This is where Privacy Pass comes in. It allows a user to solve a CAPTCHA once and use this “proof-of-humanity” later on.

The protocol

Rather than outlying the protocol directly, I’d like to build it step-by-step, to highlight the importance of each of the components in the protocol, and why stopping at that level might not be enough.


Methodology-wise, I believe the best way to understand a topic is being able to teach it. In teaching, there are multiple levels. Two of these are teaching another human (outlying the theory, proofs, math) and teaching a machine (implementing it so it can be used).

While teaching another human is highly valuable, some aspects are more readily exposed and understood when teaching a machine. This is one of the reasons I’ve chosen to implement Privacy Pass in Rust - in this way I could see the nitty-gritty details of how Cloudflare and the researchers made Privacy Pass work in practice.

Detecting a human

Cloudflare uses CAPTCHAs to detect humans when suspicion arises. Essentially, Cloudflare presents a challenge with weird-looking letters and numbers:


The user then provides the solution to what they think is the solution. If Cloudflare approves it, they allow the user through.

Recall that the goal of Privacy Pass is to carry this “proof-of-humanity” to other situations where the user might be suspected.

So why not, let’s say, when Cloudflare receives a correct solution, make Cloudflare send multiple “passes” which can be used in other sites?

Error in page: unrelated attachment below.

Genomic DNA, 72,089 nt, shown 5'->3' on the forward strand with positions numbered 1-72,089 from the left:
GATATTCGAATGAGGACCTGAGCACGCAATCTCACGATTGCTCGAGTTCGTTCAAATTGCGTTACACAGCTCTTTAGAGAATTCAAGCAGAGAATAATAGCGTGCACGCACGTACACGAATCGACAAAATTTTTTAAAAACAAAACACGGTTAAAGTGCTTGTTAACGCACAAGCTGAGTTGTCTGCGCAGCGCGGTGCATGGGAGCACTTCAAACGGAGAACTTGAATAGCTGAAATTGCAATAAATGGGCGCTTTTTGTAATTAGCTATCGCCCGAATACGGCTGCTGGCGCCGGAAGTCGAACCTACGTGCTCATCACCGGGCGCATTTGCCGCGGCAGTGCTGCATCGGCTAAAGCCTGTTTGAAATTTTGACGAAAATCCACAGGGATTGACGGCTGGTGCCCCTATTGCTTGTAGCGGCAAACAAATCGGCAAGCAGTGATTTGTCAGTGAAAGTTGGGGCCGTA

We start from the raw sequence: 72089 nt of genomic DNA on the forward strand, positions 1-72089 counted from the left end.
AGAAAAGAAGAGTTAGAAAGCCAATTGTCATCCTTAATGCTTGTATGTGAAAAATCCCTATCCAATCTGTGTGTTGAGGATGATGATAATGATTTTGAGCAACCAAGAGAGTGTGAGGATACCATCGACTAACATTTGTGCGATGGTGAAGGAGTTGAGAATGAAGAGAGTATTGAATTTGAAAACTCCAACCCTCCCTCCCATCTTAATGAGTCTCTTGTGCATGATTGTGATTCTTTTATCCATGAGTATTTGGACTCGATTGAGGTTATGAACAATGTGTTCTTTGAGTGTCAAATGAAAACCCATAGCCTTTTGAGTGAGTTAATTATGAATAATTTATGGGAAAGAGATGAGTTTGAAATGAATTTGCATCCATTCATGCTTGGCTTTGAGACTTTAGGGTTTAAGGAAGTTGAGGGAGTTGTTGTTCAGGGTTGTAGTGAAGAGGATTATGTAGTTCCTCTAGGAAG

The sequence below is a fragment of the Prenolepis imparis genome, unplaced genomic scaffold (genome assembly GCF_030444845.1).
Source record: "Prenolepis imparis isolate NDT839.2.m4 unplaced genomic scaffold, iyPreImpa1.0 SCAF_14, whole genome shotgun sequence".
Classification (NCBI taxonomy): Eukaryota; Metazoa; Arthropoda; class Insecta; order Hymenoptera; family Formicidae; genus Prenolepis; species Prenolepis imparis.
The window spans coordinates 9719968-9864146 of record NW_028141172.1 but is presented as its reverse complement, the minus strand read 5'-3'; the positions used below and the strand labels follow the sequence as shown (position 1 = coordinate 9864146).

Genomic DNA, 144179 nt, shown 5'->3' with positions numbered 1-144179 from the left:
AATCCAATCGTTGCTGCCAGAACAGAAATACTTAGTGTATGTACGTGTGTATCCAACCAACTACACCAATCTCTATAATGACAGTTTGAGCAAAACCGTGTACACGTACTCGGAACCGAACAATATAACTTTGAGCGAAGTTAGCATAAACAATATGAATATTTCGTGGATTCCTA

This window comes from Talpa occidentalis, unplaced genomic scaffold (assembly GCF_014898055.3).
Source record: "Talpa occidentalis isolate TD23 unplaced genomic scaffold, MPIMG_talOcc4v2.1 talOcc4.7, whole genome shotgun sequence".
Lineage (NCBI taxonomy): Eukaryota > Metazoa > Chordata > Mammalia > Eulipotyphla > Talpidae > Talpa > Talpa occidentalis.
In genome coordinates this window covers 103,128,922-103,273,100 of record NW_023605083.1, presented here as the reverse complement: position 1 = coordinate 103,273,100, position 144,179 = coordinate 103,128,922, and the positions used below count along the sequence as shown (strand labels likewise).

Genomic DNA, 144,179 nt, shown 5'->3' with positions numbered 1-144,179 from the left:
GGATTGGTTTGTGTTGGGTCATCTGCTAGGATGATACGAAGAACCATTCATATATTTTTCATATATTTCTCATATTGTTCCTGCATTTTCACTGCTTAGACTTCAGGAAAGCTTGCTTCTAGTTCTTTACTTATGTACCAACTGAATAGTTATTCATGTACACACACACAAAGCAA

The answer lies in tracking. When Cloudflare would send these passes to the user, they will know that these passes are related to the original CAPTCHA solution, and by so, to the original website where the user saw the challenge.

If Cloudflare would have liked, they could track the user across multiple sites. To show a concrete example:

  • The user, being at home, would have gone to kobi.one, see a challenge and solve it, let’s denote the solution \(S\). They would send the solution to Cloudflare, containing the solution \(S\) and natually their home IP.
  • Cloudflare would approve the solution, and send passes \(P_1, ... P_N\). Additionally, they would store in their database the connection between \(S\), each \(P_i\) and the user’s IP.
  • Next, when the user uses one of the passes in other websites, maybe from a coffee shop having a different IP, Cloudflare would be able to correlate the usage of pass \(P_i\) with the user.